Temple Bar on the south shore of Lake Mead had little to recommend it. The concession is for sale, and barely functional. It is a long drive through non-descript scenery to get there.

Echo Bay was more promising: interesting scenery, and close to the Valley of Fire State Park, which is really scenic but has its own campgrounds.

We understood that the Callville Bay campground is more popular, but didn't visit it.

We also stayed at the NPS campground at Katherine Landing on Mohave Lake, just north of Bullhead City, AZ. The campground was nice (lots of palm trees and ornamental shrubs) and close enough to town for grocery runs. It had a concession-run laundry & some hiking trails. With a senior's pass, it's $6 per night with a month-long stay possibility. The weather was pleasant in February-- not hot, but pleasant.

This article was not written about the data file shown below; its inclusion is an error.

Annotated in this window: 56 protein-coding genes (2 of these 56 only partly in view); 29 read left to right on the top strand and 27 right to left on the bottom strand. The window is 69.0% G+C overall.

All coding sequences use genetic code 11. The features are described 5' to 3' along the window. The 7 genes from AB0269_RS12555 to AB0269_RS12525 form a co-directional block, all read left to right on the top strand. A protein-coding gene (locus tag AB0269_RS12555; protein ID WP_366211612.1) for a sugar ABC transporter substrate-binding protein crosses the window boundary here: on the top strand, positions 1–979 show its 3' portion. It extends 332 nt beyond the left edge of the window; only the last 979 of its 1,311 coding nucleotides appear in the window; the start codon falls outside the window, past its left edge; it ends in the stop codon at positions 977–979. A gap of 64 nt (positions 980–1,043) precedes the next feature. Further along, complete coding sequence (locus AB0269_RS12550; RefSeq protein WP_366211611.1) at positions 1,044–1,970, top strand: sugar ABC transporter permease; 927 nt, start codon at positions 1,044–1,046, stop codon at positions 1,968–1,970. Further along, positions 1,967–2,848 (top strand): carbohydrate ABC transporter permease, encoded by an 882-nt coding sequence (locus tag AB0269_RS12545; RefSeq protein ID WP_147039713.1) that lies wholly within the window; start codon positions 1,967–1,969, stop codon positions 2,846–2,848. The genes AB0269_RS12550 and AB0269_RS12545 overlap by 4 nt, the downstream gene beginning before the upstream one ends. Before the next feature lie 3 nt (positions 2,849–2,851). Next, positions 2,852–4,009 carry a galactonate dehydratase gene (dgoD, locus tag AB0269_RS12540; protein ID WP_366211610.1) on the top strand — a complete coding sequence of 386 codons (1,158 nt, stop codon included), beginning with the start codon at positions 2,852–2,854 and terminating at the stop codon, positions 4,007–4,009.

An interesting find with more wide open spaces was Mojave National Preserve in southeastern California-- beautiful cactus and very uncrowded. Nights were cold enough in the campground to freeze the water in a dishpan left out overnight, but the Bambi furnace kept the pipes in good shape.

Zion National Park was really crowded in mid-March, untill we got out of the canyon and took the beautiful drive towards Lava Point-- which was still snowed in, however.